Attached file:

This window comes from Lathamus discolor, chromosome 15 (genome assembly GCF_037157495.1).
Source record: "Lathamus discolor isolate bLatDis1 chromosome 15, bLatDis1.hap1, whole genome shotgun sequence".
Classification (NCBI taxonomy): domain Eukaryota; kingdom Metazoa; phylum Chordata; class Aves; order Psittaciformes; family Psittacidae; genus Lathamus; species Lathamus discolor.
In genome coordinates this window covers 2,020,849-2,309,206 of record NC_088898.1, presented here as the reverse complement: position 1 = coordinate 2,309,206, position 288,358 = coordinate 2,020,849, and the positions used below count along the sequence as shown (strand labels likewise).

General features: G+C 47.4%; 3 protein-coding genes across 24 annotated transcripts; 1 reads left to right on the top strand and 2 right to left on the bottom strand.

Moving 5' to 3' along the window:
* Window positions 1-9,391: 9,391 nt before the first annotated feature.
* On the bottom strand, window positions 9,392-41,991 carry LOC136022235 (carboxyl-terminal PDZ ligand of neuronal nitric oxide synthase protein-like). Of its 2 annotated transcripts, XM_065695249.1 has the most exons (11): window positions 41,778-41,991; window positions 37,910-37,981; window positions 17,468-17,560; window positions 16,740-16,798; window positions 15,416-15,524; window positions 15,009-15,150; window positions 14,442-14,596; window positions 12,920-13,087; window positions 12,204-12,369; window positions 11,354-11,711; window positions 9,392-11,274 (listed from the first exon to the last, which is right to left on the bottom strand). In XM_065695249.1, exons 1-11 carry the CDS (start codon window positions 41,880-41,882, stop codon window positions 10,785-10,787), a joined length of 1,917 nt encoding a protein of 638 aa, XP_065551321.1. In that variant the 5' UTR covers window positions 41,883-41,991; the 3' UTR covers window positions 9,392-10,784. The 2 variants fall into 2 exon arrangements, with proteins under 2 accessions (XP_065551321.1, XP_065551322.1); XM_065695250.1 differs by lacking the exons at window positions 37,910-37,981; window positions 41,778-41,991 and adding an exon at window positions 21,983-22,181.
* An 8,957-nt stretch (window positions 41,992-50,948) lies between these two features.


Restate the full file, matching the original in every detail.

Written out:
This window comes from Lathamus discolor, chromosome 15 (genome assembly GCF_037157495.1).
Source record: "Lathamus discolor isolate bLatDis1 chromosome 15, bLatDis1.hap1, whole genome shotgun sequence".
Classification (NCBI taxonomy): domain Eukaryota; kingdom Metazoa; phylum Chordata; class Aves; order Psittaciformes; family Psittacidae; genus Lathamus; species Lathamus discolor.
In genome coordinates this window covers 2,020,849-2,309,206 of record NC_088898.1, presented here as the reverse complement: position 1 = coordinate 2,309,206, position 288,358 = coordinate 2,020,849, and the positions used below count along the sequence as shown (strand labels likewise).

General features: G+C 47.4%; 3 protein-coding genes across 24 annotated transcripts; 1 reads left to right on the top strand and 2 right to left on the bottom strand.

Moving 5' to 3' along the window:
* Window positions 1-9,391: 9,391 nt before the first annotated feature.
* On the bottom strand, window positions 9,392-41,991 carry LOC136022235 (carboxyl-terminal PDZ ligand of neuronal nitric oxide synthase protein-like). Of its 2 annotated transcripts, XM_065695249.1 has the most exons (11): window positions 41,778-41,991; window positions 37,910-37,981; window positions 17,468-17,560; window positions 16,740-16,798; window positions 15,416-15,524; window positions 15,009-15,150; window positions 14,442-14,596; window positions 12,920-13,087; window positions 12,204-12,369; window positions 11,354-11,711; window positions 9,392-11,274 (listed from the first exon to the last, which is right to left on the bottom strand). In XM_065695249.1, exons 1-11 carry the CDS (start codon window positions 41,880-41,882, stop codon window positions 10,785-10,787), a joined length of 1,917 nt encoding a protein of 638 aa, XP_065551321.1. In that variant the 5' UTR covers window positions 41,883-41,991; the 3' UTR covers window positions 9,392-10,784. The 2 variants fall into 2 exon arrangements, with proteins under 2 accessions (XP_065551321.1, XP_065551322.1); XM_065695250.1 differs by lacking the exons at window positions 37,910-37,981; window positions 41,778-41,991 and adding an exon at window positions 21,983-22,181.
* An 8,957-nt stretch (window positions 41,992-50,948) lies between these two features.